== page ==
12:21Philippine President Duterte Declares Withdrawal From Int'l Criminal Court

Remigio Civitarese
Marzo 14, 2018

Philippine President Rodrigo Duterte announced on Wednesday that he will withdraw his country immediately from the International Criminal Court, in the latest clash with global institutions probing his deadly war on drugs.

Roque said he had discussed the ICC issue for two hours the previous night with Duterte, a former prosecutor, adding that the president more than willing to face trial.

The complaint, which says Duterte is complicit in the illegal deaths of thousands of Filipinos during his war on drugs, was "a waste of the court's time and resources" and the examination would be the end of the process, presidential spokesman Harry Roque said.

He also referred to what he claimed was an attempt by the ICC prosecutor to seek jurisdiction over him "in violation of due process and presumption of innocence".

Article 127 of the Rome Statute provides that "a state may, by written notification addressed to the Secretary-General of the United Nations (UN), withdraw from this Statute". "The withdrawal shall take effect one year after the date of receipt of the notification, unless the notification specifies a later date".

According to media reports, Duterte is dissatisfied with "attacks" on him and his administration from the part of United Nations officials as well as an "attempt" by the ICC to place him under the court's jurisdiction.

"I therefore declare and forthwith give notice, as President of the Republic of the Philippines, that the Philippines is withdrawing its ratification of the Rome Statute effective immediately".

About 4,000 mostly urban poor Filipinos have been killed by police in the past 19 months in a brutal crackdown that has alarmed the worldwide community. Meanwhile, the ICC has started its initial review on the Philippines' situation, specifically on Duterte's anti-narcotics drive.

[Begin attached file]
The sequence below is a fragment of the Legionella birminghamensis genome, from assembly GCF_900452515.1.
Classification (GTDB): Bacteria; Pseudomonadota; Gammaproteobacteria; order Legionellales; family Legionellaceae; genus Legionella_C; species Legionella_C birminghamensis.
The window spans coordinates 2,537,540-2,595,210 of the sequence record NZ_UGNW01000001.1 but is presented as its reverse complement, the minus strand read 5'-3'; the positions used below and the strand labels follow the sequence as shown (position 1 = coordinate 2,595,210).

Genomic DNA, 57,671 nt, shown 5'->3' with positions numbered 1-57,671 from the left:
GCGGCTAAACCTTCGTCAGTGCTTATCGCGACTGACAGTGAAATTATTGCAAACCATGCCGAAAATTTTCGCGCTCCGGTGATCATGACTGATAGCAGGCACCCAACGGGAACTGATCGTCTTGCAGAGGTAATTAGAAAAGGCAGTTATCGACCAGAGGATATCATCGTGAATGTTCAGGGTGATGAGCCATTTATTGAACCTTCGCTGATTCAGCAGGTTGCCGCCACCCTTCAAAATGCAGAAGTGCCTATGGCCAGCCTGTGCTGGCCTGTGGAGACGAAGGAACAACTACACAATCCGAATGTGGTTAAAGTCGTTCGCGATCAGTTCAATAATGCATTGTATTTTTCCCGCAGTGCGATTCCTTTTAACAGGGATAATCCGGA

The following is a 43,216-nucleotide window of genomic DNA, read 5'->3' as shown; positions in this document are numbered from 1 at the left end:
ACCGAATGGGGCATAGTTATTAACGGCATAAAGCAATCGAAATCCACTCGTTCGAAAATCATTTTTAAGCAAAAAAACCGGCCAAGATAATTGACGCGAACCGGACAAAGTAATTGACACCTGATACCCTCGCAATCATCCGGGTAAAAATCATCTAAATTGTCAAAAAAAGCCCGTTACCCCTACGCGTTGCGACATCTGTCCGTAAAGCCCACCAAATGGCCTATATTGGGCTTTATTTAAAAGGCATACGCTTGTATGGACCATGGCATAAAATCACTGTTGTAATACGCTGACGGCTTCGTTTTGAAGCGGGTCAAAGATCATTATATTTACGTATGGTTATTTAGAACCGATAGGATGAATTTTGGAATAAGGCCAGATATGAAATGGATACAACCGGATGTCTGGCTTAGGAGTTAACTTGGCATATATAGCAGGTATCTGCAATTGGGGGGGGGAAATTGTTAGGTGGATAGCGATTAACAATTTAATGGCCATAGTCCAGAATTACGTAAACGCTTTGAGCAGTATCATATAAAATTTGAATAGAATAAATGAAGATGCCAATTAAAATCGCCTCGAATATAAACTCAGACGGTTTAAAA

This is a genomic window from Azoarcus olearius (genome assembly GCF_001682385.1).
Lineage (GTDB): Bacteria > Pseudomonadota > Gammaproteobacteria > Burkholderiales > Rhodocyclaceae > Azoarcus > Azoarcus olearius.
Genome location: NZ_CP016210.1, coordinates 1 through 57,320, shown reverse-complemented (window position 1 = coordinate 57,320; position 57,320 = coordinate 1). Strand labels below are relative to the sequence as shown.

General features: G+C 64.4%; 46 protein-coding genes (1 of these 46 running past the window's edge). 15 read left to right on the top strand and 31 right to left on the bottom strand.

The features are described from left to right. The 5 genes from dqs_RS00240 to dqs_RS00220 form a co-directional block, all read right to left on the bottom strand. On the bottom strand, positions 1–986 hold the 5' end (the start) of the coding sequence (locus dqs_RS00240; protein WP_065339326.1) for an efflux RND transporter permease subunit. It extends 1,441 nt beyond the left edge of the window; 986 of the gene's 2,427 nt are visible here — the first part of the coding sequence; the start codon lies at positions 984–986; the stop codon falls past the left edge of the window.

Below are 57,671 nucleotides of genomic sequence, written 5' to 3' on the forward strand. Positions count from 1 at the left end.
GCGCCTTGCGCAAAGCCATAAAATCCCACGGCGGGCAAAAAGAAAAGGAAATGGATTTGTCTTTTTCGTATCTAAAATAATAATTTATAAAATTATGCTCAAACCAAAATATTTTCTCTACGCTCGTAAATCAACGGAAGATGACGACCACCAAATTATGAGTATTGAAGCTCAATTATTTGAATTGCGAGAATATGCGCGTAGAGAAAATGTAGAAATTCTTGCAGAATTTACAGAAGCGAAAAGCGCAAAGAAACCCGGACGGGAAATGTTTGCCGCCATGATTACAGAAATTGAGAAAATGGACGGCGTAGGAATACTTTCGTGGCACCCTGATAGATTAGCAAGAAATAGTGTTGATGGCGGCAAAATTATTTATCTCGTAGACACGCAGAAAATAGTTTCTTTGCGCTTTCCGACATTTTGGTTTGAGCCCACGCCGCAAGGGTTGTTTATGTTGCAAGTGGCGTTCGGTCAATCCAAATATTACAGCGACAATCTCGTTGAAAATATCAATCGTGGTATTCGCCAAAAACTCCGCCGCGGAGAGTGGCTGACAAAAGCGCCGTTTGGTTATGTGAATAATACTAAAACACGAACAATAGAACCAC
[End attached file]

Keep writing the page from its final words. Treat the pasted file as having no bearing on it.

An ICC prosecutor announced last month that she was opening a preliminary examination into alleged extrajudicial killings stemming from Duterte's anti-drug crackdown.

Dutertee said he could no longer see the need to be ICC's state-party, since the global court failed to observe the principle of complementarity, the principle of due process, and the presumption of innocence prevail.

The Philippines signed the Rome Statute of the ICC in 2000 and ratified it in 2011, becoming its 117th State Party.

But Duterte pointed out that the actions of UN Special Rapporteur Agnes Callamard and UN High Commissioner on Human Rights Zeid Ra'ad Al-Hussein showed "international bias and refusal" to support the country's efforts at self-determination, national building and independence from foreign influence and control.

"An worldwide law can not supplant, prevail or diminish domestic law".

He also stressed that the criminal acts hurled against him "do not fall under the enumerated grounds by which the ICC can assume jurisdiction".

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